The Magazine August 2018

In perfect harmony

Posted 26th June 2018

School movements are so much easier to perform when you can influence each part of your horse’s body separately. Trainer Dan Greenwood explains how


Focusing on one section of your horse’s body at a time in your schooling sessions is the best way to make sense of challenging movements and exercises. Once you begin to think about and influence each part of his body independently, you’ll find you no longer muddle through tricky movements, but ride them methodically, thinking about how each part of his body should be positioned throughout. That’s what dressage comes down to – it’s all about putting each part of your horse’s body in the right place and riding him positively once he’s where you want him to be.

Have a plan

These exercises can become a valuable tool in your training toolkit, particularly if you struggle to plan schooling sessions. You can make them the focal point of your sessions or incorporate elements of them into your warm-up to help create a supple, elastic horse before you progress to more challenging work.

Exercise: Shoulder-in to half-pass


A canter half-pass flows into shoulder-in, followed by a 10m circle in travers (haunches-in) and leg-yielding back to the track.


This pattern challenges you to influence the different parts of your horse’s body separately. As well as being a useful exercise to improve your control of his quarters, travers on a circle is the foundation for teaching pirouettes.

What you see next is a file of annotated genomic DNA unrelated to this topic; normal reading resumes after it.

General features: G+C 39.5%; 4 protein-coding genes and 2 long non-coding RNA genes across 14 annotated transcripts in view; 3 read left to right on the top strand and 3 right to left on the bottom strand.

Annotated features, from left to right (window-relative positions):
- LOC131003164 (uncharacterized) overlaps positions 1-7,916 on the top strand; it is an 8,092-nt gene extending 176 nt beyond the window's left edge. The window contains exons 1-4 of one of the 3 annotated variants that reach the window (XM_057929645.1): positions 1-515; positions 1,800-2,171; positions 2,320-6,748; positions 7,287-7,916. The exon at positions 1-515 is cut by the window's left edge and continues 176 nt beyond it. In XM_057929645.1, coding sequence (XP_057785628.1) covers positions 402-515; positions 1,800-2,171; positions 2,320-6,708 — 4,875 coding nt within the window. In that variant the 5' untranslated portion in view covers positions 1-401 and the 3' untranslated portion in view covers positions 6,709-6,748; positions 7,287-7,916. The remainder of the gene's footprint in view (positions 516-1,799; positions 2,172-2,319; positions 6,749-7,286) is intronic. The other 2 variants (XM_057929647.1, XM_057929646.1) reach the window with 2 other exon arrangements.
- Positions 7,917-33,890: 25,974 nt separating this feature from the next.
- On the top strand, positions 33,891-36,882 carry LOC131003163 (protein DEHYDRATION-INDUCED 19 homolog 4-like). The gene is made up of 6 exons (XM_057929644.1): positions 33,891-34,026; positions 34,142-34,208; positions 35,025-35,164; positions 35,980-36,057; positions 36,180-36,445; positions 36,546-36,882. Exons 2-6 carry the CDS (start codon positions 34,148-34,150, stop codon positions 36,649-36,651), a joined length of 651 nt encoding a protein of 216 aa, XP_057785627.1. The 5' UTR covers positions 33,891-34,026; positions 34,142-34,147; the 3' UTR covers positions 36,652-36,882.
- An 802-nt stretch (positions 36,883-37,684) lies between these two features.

Dan Greenwood Diagram shoulder-in to half-pass

How to ride it

  1. Establish a rhythmical, balanced canter, then start on the short side and prepare your horse through the corner by riding a series of half-halts.
  2. Aim to begin half-pass at K.
  3. Ride a few steps of half-pass, then adjust your horse’s body position so he’s in shoulder-in. Performing shoulder-in for one or two strides will encourage him to listen to you and get your inside leg working.
  4. Next, maintain the bend and start to ride a 10m circle to the right. Introduce travers so his quarters are working on an inside track and you’re bringing his shoulders around them. Turn your shoulders to the inside of the circle, sit deep and keep your outside leg active to ask him to really engage behind and turn around his hindlegs. Support him with your inside leg on the girth.
  5. When you’ve completed the circle, maintain the inside bend and leg-yield back to the track.

Web extra: Watch Dan riding this exercise

 For more exercises, which introduce advanced lateral work, pick up the August issue of Horse&Rider, on sale 28 June.

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